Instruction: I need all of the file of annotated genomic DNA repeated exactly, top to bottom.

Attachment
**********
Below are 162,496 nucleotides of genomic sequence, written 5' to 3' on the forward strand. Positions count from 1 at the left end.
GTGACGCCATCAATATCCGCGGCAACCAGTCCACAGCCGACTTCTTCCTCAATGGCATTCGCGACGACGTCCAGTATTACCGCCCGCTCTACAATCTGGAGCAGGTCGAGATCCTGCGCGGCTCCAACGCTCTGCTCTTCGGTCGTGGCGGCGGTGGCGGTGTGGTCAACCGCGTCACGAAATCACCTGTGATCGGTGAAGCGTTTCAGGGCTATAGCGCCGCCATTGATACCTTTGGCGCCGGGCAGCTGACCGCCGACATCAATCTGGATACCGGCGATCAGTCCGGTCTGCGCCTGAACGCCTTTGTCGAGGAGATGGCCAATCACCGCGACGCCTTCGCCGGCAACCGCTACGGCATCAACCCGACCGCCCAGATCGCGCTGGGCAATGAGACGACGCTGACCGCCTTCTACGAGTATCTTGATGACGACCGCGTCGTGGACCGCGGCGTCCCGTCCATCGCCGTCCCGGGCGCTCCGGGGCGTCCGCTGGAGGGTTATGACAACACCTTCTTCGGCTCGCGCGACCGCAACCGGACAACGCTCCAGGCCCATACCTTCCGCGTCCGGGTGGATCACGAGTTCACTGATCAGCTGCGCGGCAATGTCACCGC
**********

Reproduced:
Below are 162,496 nucleotides of genomic sequence, written 5' to 3' on the forward strand. Positions count from 1 at the left end.
GTGACGCCATCAATATCCGCGGCAACCAGTCCACAGCCGACTTCTTCCTCAATGGCATTCGCGACGACGTCCAGTATTACCGCCCGCTCTACAATCTGGAGCAGGTCGAGATCCTGCGCGGCTCCAACGCTCTGCTCTTCGGTCGTGGCGGCGGTGGCGGTGTGGTCAACCGCGTCACGAAATCACCTGTGATCGGTGAAGCGTTTCAGGGCTATAGCGCCGCCATTGATACCTTTGGCGCCGGGCAGCTGACCGCCGACATCAATCTGGATACCGGCGATCAGTCCGGTCTGCGCCTGAACGCCTTTGTCGAGGAGATGGCCAATCACCGCGACGCCTTCGCCGGCAACCGCTACGGCATCAACCCGACCGCCCAGATCGCGCTGGGCAATGAGACGACGCTGACCGCCTTCTACGAGTATCTTGATGACGACCGCGTCGTGGACCGCGGCGTCCCGTCCATCGCCGTCCCGGGCGCTCCGGGGCGTCCGCTGGAGGGTTATGACAACACCTTCTTCGGCTCGCGCGACCGCAACCGGACAACGCTCCAGGCCCATACCTTCCGCGTCCGGGTGGATCACGAGTTCACTGATCAGCTGCGCGGCAATGTCACCGC